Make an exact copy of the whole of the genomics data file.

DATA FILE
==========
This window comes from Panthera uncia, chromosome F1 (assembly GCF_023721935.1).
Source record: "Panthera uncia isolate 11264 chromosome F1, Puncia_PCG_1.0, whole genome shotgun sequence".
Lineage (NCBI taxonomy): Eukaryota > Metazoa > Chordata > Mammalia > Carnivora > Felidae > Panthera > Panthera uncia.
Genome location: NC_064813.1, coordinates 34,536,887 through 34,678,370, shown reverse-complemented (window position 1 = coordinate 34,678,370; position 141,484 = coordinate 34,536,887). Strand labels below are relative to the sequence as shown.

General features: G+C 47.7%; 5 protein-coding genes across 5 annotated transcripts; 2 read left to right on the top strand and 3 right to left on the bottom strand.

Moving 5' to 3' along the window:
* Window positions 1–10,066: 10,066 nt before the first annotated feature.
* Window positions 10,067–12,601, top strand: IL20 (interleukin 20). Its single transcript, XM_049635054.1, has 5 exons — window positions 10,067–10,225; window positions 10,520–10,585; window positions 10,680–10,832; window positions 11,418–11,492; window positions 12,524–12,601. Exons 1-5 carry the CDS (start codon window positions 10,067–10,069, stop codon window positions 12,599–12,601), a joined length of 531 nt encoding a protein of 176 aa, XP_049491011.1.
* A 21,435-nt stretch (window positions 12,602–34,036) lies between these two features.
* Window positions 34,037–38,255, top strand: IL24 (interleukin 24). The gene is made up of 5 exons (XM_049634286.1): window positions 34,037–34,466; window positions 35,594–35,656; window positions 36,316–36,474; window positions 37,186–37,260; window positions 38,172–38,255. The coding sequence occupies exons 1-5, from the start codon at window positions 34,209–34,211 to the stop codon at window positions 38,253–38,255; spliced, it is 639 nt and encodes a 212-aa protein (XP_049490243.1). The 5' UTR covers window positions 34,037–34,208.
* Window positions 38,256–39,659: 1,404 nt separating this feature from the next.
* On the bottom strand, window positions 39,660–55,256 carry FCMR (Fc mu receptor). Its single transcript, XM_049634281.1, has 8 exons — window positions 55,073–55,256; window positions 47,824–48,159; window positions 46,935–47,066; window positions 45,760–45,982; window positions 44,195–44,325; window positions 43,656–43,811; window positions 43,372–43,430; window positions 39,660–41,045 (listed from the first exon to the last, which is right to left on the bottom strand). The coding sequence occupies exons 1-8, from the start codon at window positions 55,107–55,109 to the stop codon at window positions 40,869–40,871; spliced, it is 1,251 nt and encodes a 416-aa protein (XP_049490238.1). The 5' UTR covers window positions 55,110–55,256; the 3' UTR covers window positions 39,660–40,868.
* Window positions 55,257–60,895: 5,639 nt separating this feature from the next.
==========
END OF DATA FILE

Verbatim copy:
This window comes from Panthera uncia, chromosome F1 (assembly GCF_023721935.1).
Source record: "Panthera uncia isolate 11264 chromosome F1, Puncia_PCG_1.0, whole genome shotgun sequence".
Lineage (NCBI taxonomy): Eukaryota > Metazoa > Chordata > Mammalia > Carnivora > Felidae > Panthera > Panthera uncia.
Genome location: NC_064813.1, coordinates 34,536,887 through 34,678,370, shown reverse-complemented (window position 1 = coordinate 34,678,370; position 141,484 = coordinate 34,536,887). Strand labels below are relative to the sequence as shown.

General features: G+C 47.7%; 5 protein-coding genes across 5 annotated transcripts; 2 read left to right on the top strand and 3 right to left on the bottom strand.

Moving 5' to 3' along the window:
* Window positions 1–10,066: 10,066 nt before the first annotated feature.
* Window positions 10,067–12,601, top strand: IL20 (interleukin 20). Its single transcript, XM_049635054.1, has 5 exons — window positions 10,067–10,225; window positions 10,520–10,585; window positions 10,680–10,832; window positions 11,418–11,492; window positions 12,524–12,601. Exons 1-5 carry the CDS (start codon window positions 10,067–10,069, stop codon window positions 12,599–12,601), a joined length of 531 nt encoding a protein of 176 aa, XP_049491011.1.
* A 21,435-nt stretch (window positions 12,602–34,036) lies between these two features.
* Window positions 34,037–38,255, top strand: IL24 (interleukin 24). The gene is made up of 5 exons (XM_049634286.1): window positions 34,037–34,466; window positions 35,594–35,656; window positions 36,316–36,474; window positions 37,186–37,260; window positions 38,172–38,255. The coding sequence occupies exons 1-5, from the start codon at window positions 34,209–34,211 to the stop codon at window positions 38,253–38,255; spliced, it is 639 nt and encodes a 212-aa protein (XP_049490243.1). The 5' UTR covers window positions 34,037–34,208.
* Window positions 38,256–39,659: 1,404 nt separating this feature from the next.
* On the bottom strand, window positions 39,660–55,256 carry FCMR (Fc mu receptor). Its single transcript, XM_049634281.1, has 8 exons — window positions 55,073–55,256; window positions 47,824–48,159; window positions 46,935–47,066; window positions 45,760–45,982; window positions 44,195–44,325; window positions 43,656–43,811; window positions 43,372–43,430; window positions 39,660–41,045 (listed from the first exon to the last, which is right to left on the bottom strand). The coding sequence occupies exons 1-8, from the start codon at window positions 55,107–55,109 to the stop codon at window positions 40,869–40,871; spliced, it is 1,251 nt and encodes a 416-aa protein (XP_049490238.1). The 5' UTR covers window positions 55,110–55,256; the 3' UTR covers window positions 39,660–40,868.
* Window positions 55,257–60,895: 5,639 nt separating this feature from the next.